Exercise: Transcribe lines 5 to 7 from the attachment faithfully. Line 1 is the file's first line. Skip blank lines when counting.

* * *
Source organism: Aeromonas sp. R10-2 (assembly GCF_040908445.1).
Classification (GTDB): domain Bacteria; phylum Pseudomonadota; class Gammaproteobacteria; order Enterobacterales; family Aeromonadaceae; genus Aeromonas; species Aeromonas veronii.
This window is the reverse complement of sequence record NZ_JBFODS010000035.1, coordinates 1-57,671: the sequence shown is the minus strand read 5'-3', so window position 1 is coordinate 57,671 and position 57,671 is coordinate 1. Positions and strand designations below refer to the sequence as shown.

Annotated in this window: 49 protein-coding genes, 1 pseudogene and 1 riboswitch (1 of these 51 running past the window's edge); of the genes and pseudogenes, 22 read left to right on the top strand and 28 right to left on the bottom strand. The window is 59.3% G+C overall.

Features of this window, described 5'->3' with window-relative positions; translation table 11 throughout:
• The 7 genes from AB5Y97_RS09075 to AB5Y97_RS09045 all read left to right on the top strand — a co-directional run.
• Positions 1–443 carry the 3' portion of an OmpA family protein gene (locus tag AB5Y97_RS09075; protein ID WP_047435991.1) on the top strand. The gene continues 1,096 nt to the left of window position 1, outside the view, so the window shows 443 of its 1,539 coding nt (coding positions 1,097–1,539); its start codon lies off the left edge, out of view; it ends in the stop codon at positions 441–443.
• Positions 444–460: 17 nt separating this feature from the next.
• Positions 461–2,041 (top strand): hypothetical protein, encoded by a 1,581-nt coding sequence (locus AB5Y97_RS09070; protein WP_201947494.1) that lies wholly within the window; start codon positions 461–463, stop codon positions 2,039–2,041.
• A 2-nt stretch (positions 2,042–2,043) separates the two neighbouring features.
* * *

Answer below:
Features of this window, described 5'->3' with window-relative positions; translation table 11 throughout:
• The 7 genes from AB5Y97_RS09075 to AB5Y97_RS09045 all read left to right on the top strand — a co-directional run.
• Positions 1–443 carry the 3' portion of an OmpA family protein gene (locus tag AB5Y97_RS09075; protein ID WP_047435991.1) on the top strand. The gene continues 1,096 nt to the left of window position 1, outside the view, so the window shows 443 of its 1,539 coding nt (coding positions 1,097–1,539); its start codon lies off the left edge, out of view; it ends in the stop codon at positions 441–443.